White House: When Obama said he changed the law on immigration, he was speaking "colloquially"

After this, the word “colloquially” should be added to the definition of “Kinsleyan gaffe” — i.e. when a politician accidentally tells the truth … colloquially. That’s what Obama did last week when he shooed away a heckler by casually reassuring him that he had changed the law on immigration — which was true. With Congress unwilling to impeach and the next president unlikely for political reasons to cancel Obama’s order, his amnesty will survive as the de facto law of the land until either conservatives win the White House and a filibuster-proof majority in the Senate or the two parties pass a terrible comprehensive immigration reform bill. If O’s order hadn’t effectively changed the law for millions of people, Latinos wouldn’t be so excited about it. But lackeys like Josh Earnest here and Jeh Johnson can’t say that. They need to spin this as an application of the law, not a change to it, for the simple reason that only in a banana republic does the president actually set broad national policy without the legislature’s approval. And certainly, certainly we don’t live in one of those.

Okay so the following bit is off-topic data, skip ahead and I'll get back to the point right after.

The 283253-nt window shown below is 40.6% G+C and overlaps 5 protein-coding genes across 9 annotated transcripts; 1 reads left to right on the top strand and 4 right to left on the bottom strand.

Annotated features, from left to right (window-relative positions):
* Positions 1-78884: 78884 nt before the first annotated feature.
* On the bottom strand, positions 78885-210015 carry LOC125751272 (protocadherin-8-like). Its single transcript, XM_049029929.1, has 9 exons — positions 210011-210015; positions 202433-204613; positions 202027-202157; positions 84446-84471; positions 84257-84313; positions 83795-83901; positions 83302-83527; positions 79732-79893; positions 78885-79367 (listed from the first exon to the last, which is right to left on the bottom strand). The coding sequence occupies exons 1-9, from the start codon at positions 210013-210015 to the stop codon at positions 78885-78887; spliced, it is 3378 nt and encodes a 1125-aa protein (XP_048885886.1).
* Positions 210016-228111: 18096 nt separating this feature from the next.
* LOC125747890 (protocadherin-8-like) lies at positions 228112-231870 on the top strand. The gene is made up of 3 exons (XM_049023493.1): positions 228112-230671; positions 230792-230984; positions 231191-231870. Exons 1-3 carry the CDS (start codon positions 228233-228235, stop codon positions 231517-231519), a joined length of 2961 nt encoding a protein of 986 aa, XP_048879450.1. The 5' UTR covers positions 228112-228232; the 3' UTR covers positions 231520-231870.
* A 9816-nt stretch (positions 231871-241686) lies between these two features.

There’s an obvious follow-up question for Earnest that goes unspoken: What about the change made by this order to the way the executive branch operates constitutionally? O’s immigration policy might disappear in time — as noted, a Republican wave might wash it away or a bipartisan deal might supersede it. The fact that Obama’s set this precedent for bold action, though, won’t escape the attention of his successors. So long as the demographics of midterm congressional elections continue to favor the GOP, future Democratic presidents will be eager to exploit executive action to avoid Congress and implement their agenda. And Republican presidents will be tempted by the fact that liberals, in blessing Obama’s power grab, will have no ground to stand on if/when conservatives try one of their own in some other policy area. A change in “the law,” by which we mean statutory law on immigration, is actually the venial sin here. The mortal sin is the change made to constitutional law in blurring the separation of powers. Until Congress figures out a way to challenge the president that won’t blow up in their faces politically, we’re stuck with that one.

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